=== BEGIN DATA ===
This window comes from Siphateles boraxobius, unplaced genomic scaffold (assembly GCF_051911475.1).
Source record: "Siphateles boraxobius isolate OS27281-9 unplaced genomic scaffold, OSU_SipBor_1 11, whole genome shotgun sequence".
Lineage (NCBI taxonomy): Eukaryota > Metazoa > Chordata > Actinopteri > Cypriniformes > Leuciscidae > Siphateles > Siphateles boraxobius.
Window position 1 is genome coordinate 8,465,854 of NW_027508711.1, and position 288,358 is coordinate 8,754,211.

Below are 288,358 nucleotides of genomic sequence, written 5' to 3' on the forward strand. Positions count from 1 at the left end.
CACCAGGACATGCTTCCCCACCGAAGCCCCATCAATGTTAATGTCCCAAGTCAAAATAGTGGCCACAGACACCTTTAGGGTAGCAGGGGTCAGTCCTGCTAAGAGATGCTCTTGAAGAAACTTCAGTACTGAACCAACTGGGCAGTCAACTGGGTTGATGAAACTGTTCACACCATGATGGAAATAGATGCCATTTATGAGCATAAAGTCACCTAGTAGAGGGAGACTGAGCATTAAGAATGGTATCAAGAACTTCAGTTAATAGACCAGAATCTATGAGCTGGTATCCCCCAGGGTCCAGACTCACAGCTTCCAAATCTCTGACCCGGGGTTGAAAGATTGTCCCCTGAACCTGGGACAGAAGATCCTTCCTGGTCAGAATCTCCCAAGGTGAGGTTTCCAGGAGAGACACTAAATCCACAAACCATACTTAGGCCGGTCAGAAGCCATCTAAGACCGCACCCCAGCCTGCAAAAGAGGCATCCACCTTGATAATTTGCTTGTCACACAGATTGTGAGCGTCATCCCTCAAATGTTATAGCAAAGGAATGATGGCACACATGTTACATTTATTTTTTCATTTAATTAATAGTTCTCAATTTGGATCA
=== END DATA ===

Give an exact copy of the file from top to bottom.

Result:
This window comes from Siphateles boraxobius, unplaced genomic scaffold (assembly GCF_051911475.1).
Source record: "Siphateles boraxobius isolate OS27281-9 unplaced genomic scaffold, OSU_SipBor_1 11, whole genome shotgun sequence".
Lineage (NCBI taxonomy): Eukaryota > Metazoa > Chordata > Actinopteri > Cypriniformes > Leuciscidae > Siphateles > Siphateles boraxobius.
Window position 1 is genome coordinate 8,465,854 of NW_027508711.1, and position 288,358 is coordinate 8,754,211.

Below are 288,358 nucleotides of genomic sequence, written 5' to 3' on the forward strand. Positions count from 1 at the left end.
CACCAGGACATGCTTCCCCACCGAAGCCCCATCAATGTTAATGTCCCAAGTCAAAATAGTGGCCACAGACACCTTTAGGGTAGCAGGGGTCAGTCCTGCTAAGAGATGCTCTTGAAGAAACTTCAGTACTGAACCAACTGGGCAGTCAACTGGGTTGATGAAACTGTTCACACCATGATGGAAATAGATGCCATTTATGAGCATAAAGTCACCTAGTAGAGGGAGACTGAGCATTAAGAATGGTATCAAGAACTTCAGTTAATAGACCAGAATCTATGAGCTGGTATCCCCCAGGGTCCAGACTCACAGCTTCCAAATCTCTGACCCGGGGTTGAAAGATTGTCCCCTGAACCTGGGACAGAAGATCCTTCCTGGTCAGAATCTCCCAAGGTGAGGTTTCCAGGAGAGACACTAAATCCACAAACCATACTTAGGCCGGTCAGAAGCCATCTAAGACCGCACCCCAGCCTGCAAAAGAGGCATCCACCTTGATAATTTGCTTGTCACACAGATTGTGAGCGTCATCCCTCAAATGTTATAGCAAAGGAATGATGGCACACATGTTACATTTATTTTTTCATTTAATTAATAGTTCTCAATTTGGATCA